Don’t Shoot The Facebook Messenger, Just Yet

Facebook Messenger

The one thing social media is good for is spreading info like wildfire—whether it’s true or not. The latest scare to hit the web is over Facebook Messenger. From now on if you want to get Facebook messages on your phone, you need a separate app. That’s not the bad news. It’s the Terms and Service that are freaking people out. Is Facebook Messenger really as bad as everyone thinks?

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Canada’s Watching (You)

Canada is watching you

I’m used to hearing news about the U.S. government spying on its country, but here in Canada? No, that would never happen… Guess I was wrong. Canada’s privacy watchdog is pointing a finger at Ottawa, claiming government officials are using social media to spy on all of us—for no reason at all.

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What’s Your Porn Name?

What's Your Porn Name?

You’ve probably seen this joke make the rounds on Facebook a few times now. Take something like your mom’s maiden name, the street you grew up on, maybe the name of your first pet—put them together and what do you get? Your porn name! Hilarious, right? Wrong. Those same questions are the same ones many websites use for security to verify who you are. Oops?

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You Are What You “Like”

You Are What You Like

By now most of you are security conscious. You know what to click, what not to, and have your Facebook profiles locked down—leaving all your personal info visible to just your friends (right?). Status updates, wall posts, photos, who your friends are—all of that info is safe. But when it comes to “liking” something, that’s a whole different story. Likes are public. You’d be surprised to know there’s more info about you out there than you’d care to, well—like.

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You Call Those Security Questions?

lost wallet

Despite a 6 year streak of not losing my wallet, the ongoing craziness of 2013 has put that one to rest. Luckily there was no money in it (who has money in their wallets these days?), my debt you can have! As I’ve gone through the motions this week replacing things and adding credit alerts, I’m noting one scary trend. What’s up with the lack of secure “security questions”?!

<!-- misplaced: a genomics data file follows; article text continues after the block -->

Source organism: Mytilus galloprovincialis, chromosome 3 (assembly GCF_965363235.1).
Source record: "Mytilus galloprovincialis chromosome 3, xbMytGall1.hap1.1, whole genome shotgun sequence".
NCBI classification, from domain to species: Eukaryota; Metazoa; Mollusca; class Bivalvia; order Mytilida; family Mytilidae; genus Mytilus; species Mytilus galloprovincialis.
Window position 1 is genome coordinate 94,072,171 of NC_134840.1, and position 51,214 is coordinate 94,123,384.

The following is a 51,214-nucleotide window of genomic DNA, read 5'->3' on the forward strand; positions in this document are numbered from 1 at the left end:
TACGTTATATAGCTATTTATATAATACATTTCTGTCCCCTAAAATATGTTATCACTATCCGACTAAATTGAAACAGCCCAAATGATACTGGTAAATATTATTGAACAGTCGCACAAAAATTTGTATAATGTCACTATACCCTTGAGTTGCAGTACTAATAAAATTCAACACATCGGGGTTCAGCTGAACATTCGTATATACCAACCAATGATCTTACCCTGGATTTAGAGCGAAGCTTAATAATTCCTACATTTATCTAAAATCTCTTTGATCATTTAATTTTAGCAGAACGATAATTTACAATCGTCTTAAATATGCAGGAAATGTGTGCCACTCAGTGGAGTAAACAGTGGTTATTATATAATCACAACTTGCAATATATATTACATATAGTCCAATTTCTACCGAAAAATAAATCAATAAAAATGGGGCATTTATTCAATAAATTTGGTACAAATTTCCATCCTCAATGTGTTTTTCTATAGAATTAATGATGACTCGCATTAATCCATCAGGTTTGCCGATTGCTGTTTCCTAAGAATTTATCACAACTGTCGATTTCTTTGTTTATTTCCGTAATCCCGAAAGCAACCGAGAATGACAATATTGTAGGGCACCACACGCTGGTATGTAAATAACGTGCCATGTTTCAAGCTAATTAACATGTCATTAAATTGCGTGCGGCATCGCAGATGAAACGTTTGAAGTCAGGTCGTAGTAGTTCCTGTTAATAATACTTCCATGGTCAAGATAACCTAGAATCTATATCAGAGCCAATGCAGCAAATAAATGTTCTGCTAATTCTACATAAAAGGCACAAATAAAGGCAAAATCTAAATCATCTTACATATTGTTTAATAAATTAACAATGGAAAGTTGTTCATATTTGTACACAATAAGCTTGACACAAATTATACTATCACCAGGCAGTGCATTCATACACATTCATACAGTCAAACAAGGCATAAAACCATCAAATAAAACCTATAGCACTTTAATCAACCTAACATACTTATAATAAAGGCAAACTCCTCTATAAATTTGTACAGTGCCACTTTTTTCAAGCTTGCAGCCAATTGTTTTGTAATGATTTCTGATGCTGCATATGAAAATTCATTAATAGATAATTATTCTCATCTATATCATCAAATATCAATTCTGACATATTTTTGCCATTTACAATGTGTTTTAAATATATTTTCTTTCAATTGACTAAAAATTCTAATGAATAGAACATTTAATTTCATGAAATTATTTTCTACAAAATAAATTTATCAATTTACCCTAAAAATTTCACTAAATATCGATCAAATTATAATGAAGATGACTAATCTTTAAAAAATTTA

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Google Drive Hits Roadblock Over Privacy

Google Drive has arrived and people all over are taking the new cloud storage service out for a spin. While an issue over converting your files into Google Docs format to work on them is a slight bump in the road, there is one major roadblock— the terms of service.

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The words “Google” and “change” have been pretty interchangeable these days. You think the change is over? It’s not. We haven’t seen anything yet. So much has changed that employees are even jumping ship—and not quietly. Is Google collapsing on itself and taking us down with it?

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Delete Now, Or Forever Hold Your Peace

On March 1, 2012 Google’s new and improved privacy policy comes into effect. All of your browsing habits and info will get dumped into a file labelled “all about you”. You can’t stop it, but you can impale it. Delete your browsing history. Now.

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“Dude, Where’s My App?”

We’ve all pocket-dialed someone at least once in our lives. Maybe been guilty of pocket-deleting an app or two. It’s no big deal, you just reinstall it. But what if it wasn’t you who deleted it? What if it was Google, Apple or Microsoft—using the “kill switch”?

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Service Vs. Privacy: Where Do We Draw The Line?

When is a breach of privacy not a bad thing? When it’s to serve you better of course—and when Google is the one doing it! No, that’s not a good enough reason? Well Google seems to think so. Where does the line get drawn between offering better services and invading your privacy?

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Google Cloud Storage? Get Ready For Drive!

With companies like Dropbox, iCloud and Skydrive snatching up cloud-based storage market share, I was wondering how long Google was going to sit idly by. Looks like they’re finally revving up to launch Google Drive soon. It’s about time!

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Deleting A Facebook Photo—That’s What You Think…

We’ve all had some embarrassing photos posted to Facebook (or had them posted by others). If caught quickly enough and deleted, everything is good, right? Wrong. The photos are still there and can be accessed through the original direct URL links. Facebook has known about this for three years. Oops?

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